ROBERT SIEGEL, HOST:
Now, to the issue of education funding. In New York state, the commissioner of education has suspended $100 million in federal grants. The money was supposed to go to struggling schools in 10 districts, but the districts were required to come up with new teacher evaluation systems, and they missed their deadline.
As NPR's Larry Abramson reports, the cuts could stall the effort to turn around New York state's lowest-performing schools.
LARRY ABRAMSON, BYLINE: Yonkers Public Schools, just north of New York City, is home to 26,000 students and two chronically failing schools. The Department of Education in Washington, D.C., gave New York state around $4 million to help Yonkers turn those schools around. But because of a dispute, Yonkers Superintendent Bernard Pierorazio says he may have to pull the plug on those projects.
BERNARD PIERORAZIO: We have 19 staff members attached to this grant, you know, as well as contracts with national consulting groups that are coming in and working with our staff.
ABRAMSON: The reason for the holdup? Yonkers and nine other districts have not come to a final agreement with the unions on new evaluation systems for teachers and principals. Those evaluation systems were mandated by state law over a year ago, and they have to link teacher assessment to students' performance.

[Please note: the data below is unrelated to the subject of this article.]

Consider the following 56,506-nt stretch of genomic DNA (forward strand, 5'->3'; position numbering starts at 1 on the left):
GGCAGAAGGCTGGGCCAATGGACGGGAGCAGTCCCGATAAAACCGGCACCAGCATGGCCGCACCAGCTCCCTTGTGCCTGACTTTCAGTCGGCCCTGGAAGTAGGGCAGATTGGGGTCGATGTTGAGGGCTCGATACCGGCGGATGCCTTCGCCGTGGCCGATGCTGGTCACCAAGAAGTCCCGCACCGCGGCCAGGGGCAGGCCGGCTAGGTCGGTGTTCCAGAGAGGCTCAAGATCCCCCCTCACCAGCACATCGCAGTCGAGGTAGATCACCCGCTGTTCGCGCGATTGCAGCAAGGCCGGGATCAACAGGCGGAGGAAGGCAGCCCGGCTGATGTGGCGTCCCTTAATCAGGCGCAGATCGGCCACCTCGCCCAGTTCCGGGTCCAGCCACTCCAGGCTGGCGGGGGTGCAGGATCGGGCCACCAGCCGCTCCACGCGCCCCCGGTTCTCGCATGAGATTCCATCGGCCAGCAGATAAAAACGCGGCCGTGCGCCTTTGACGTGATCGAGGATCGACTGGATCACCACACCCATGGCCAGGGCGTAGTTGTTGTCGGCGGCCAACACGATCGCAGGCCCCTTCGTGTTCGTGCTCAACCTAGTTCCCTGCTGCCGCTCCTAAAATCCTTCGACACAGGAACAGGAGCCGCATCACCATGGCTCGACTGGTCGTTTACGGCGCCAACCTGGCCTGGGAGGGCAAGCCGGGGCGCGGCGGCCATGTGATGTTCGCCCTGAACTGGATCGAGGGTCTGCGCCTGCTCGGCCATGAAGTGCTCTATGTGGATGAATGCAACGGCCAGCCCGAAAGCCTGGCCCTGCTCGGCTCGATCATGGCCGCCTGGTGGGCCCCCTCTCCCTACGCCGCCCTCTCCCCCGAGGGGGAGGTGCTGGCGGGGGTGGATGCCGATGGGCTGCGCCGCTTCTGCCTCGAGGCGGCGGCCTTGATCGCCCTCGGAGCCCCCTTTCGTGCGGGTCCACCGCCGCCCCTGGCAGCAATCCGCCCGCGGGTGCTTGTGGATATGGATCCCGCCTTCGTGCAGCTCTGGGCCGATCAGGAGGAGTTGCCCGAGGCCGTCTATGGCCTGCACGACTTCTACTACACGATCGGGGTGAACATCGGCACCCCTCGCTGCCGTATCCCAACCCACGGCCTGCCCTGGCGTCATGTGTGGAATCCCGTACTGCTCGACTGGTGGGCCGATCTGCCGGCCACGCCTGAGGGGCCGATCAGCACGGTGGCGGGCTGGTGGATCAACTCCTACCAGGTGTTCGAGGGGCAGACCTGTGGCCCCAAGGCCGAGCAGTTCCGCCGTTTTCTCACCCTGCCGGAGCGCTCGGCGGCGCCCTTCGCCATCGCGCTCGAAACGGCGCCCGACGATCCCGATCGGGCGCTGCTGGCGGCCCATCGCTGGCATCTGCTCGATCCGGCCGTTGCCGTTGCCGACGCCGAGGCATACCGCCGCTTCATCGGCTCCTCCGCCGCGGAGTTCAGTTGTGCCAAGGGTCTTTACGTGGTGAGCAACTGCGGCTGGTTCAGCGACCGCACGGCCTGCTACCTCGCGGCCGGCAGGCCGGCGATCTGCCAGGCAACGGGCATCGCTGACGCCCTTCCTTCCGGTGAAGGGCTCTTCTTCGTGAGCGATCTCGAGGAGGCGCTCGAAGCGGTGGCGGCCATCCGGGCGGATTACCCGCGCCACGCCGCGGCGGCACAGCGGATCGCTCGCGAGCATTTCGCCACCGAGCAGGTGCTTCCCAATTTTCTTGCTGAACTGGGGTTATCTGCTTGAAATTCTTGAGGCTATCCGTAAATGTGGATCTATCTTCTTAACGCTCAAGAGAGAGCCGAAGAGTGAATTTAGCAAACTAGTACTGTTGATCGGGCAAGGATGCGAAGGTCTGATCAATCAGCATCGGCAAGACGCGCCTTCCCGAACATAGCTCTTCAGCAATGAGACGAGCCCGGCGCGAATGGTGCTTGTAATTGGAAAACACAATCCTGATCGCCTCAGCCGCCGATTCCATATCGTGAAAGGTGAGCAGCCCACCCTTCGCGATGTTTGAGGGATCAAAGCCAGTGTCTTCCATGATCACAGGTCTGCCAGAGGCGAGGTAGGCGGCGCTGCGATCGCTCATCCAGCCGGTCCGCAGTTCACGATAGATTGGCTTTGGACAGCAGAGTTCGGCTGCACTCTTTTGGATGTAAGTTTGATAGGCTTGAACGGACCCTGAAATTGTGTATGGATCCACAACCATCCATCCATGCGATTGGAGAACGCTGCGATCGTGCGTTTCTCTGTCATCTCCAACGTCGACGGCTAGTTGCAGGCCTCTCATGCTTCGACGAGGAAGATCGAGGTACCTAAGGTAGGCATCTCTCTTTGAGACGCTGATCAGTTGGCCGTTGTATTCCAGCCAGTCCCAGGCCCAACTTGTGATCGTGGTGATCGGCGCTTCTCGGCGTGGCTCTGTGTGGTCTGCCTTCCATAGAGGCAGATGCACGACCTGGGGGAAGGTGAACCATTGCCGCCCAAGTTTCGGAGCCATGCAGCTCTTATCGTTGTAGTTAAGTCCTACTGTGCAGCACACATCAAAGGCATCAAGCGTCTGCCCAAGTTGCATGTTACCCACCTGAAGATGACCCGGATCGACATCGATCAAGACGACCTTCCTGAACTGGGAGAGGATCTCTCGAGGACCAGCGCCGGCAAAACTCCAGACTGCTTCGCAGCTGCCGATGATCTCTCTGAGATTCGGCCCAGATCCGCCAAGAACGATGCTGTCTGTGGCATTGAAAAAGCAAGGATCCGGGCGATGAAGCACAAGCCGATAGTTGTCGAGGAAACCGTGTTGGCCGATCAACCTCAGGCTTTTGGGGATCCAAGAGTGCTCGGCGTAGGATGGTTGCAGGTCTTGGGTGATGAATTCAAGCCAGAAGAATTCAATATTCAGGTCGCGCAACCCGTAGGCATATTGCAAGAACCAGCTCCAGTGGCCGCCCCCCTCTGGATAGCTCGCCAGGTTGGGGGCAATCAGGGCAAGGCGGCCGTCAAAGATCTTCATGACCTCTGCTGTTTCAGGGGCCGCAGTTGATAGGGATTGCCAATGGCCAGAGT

But negotiations are complicated. Pat Puleo, of the Yonkers Federation of Teachers, says it's hard to figure out how to evaluate teachers in subjects that are not tested.
PAT PULEO: Guidance counselors, art teachers, music teachers - there are not state tests that the children take, so we have to come up with a rainbow of evaluation systems for everyone.
ABRAMSON: Puleo says the state knew these talks would take time. But then, over the holidays, New York Education Commissioner John King announced districts must finish negotiations or risk losing millions of dollars. King says one of the reasons these schools are failing is the lack of effective evaluations.
JOHN KING: The evaluations are really about a vehicle for improving student achievement and obviously, that's particularly urgent in these schools who've performed so poorly for so long.
ABRAMSON: Some districts are further along than others. They all can appeal the commissioner's decisions to suspend those grants. But in the meantime, they have to figure out whether to lay off people hired with that money, and then possibly hire them back.
The dispute also threatens millions in federal aid under Race to the Top, another big federal effort that depends heavily on new evaluation systems for teachers and school leaders.
Larry Abramson, NPR News. Transcript provided by NPR, Copyright NPR.